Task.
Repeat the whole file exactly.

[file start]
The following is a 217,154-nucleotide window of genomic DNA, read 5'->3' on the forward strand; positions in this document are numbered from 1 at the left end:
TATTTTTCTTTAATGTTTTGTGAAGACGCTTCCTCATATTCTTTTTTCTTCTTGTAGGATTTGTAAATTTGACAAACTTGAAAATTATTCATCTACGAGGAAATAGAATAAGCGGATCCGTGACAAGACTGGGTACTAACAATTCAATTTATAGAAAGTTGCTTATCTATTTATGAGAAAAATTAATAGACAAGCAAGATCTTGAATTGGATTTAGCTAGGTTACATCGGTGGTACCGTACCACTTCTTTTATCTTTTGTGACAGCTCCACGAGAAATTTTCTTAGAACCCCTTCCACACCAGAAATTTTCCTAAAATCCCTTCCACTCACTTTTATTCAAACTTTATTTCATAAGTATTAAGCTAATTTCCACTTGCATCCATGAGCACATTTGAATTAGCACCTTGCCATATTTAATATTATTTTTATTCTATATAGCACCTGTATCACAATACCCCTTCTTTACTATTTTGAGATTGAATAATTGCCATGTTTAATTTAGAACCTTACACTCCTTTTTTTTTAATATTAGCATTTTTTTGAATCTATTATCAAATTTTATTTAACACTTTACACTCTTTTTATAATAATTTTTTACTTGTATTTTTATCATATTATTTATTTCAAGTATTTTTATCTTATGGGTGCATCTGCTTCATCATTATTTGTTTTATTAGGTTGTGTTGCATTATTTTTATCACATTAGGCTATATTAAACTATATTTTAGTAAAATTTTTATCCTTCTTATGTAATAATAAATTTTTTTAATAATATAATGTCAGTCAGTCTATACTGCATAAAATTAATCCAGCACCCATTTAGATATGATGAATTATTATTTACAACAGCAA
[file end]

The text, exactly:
The following is a 217,154-nucleotide window of genomic DNA, read 5'->3' on the forward strand; positions in this document are numbered from 1 at the left end:
TATTTTTCTTTAATGTTTTGTGAAGACGCTTCCTCATATTCTTTTTTCTTCTTGTAGGATTTGTAAATTTGACAAACTTGAAAATTATTCATCTACGAGGAAATAGAATAAGCGGATCCGTGACAAGACTGGGTACTAACAATTCAATTTATAGAAAGTTGCTTATCTATTTATGAGAAAAATTAATAGACAAGCAAGATCTTGAATTGGATTTAGCTAGGTTACATCGGTGGTACCGTACCACTTCTTTTATCTTTTGTGACAGCTCCACGAGAAATTTTCTTAGAACCCCTTCCACACCAGAAATTTTCCTAAAATCCCTTCCACTCACTTTTATTCAAACTTTATTTCATAAGTATTAAGCTAATTTCCACTTGCATCCATGAGCACATTTGAATTAGCACCTTGCCATATTTAATATTATTTTTATTCTATATAGCACCTGTATCACAATACCCCTTCTTTACTATTTTGAGATTGAATAATTGCCATGTTTAATTTAGAACCTTACACTCCTTTTTTTTTAATATTAGCATTTTTTTGAATCTATTATCAAATTTTATTTAACACTTTACACTCTTTTTATAATAATTTTTTACTTGTATTTTTATCATATTATTTATTTCAAGTATTTTTATCTTATGGGTGCATCTGCTTCATCATTATTTGTTTTATTAGGTTGTGTTGCATTATTTTTATCACATTAGGCTATATTAAACTATATTTTAGTAAAATTTTTATCCTTCTTATGTAATAATAAATTTTTTTAATAATATAATGTCAGTCAGTCTATACTGCATAAAATTAATCCAGCACCCATTTAGATATGATGAATTATTATTTACAACAGCAA